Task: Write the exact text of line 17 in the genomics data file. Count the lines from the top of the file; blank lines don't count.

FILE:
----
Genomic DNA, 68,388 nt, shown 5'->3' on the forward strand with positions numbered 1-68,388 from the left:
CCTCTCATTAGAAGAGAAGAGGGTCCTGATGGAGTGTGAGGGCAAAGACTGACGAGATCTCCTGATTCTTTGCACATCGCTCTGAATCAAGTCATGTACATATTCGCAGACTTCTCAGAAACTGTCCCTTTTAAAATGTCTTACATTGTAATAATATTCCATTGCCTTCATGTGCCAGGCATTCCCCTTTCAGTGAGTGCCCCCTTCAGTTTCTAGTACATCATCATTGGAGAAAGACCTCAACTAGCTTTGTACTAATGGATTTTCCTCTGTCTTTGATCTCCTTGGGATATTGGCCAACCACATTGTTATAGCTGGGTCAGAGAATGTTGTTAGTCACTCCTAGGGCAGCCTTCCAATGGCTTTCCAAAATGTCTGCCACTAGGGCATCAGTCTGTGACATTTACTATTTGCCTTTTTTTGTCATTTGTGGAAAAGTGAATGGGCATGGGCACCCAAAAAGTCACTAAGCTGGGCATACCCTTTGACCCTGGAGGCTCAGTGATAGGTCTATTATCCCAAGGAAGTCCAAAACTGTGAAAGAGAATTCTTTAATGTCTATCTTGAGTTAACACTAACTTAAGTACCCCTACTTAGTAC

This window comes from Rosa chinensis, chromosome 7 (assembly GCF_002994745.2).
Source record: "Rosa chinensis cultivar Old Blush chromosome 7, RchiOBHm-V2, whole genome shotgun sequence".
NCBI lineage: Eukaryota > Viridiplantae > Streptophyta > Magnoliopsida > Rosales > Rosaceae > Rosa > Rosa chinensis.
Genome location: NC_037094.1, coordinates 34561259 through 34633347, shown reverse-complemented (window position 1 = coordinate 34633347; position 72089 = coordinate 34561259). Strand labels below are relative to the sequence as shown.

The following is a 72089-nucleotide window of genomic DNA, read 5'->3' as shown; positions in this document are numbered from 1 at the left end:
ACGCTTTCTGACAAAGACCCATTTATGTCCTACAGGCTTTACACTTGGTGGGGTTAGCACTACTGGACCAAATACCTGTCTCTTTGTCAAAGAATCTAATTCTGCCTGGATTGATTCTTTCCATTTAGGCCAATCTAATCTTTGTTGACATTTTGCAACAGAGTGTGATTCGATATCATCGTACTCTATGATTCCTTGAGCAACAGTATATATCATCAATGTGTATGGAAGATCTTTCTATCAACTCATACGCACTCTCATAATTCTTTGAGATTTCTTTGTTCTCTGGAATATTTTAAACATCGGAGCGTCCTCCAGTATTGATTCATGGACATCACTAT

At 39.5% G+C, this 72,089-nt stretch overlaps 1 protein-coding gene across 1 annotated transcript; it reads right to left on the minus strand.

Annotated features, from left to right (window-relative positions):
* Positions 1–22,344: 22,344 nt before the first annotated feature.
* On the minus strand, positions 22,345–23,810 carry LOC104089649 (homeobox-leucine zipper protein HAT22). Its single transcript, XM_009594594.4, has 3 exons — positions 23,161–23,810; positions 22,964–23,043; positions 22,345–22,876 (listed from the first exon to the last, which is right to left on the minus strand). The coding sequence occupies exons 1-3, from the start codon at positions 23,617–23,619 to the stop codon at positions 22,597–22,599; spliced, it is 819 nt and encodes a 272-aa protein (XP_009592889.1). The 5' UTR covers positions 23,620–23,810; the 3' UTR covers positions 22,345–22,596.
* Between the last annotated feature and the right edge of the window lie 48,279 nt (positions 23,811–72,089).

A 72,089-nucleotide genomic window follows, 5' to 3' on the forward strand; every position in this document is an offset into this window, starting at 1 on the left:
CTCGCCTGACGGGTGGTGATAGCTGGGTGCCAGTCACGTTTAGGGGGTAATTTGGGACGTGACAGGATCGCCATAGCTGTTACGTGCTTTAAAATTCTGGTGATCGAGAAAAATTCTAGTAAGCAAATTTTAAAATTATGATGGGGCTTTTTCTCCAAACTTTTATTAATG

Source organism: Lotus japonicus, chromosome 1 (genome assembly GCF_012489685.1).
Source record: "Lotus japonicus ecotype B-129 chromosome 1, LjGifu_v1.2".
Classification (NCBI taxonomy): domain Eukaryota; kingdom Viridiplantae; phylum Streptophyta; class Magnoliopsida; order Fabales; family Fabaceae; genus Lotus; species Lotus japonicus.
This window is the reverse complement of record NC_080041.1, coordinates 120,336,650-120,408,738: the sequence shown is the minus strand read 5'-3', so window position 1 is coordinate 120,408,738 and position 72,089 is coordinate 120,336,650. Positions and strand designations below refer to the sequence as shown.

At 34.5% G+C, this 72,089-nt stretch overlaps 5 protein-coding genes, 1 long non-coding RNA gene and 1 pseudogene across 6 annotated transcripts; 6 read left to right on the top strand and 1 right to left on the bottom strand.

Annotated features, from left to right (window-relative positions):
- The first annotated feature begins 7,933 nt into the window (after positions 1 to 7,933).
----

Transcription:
Source record: "Lotus japonicus ecotype B-129 chromosome 1, LjGifu_v1.2".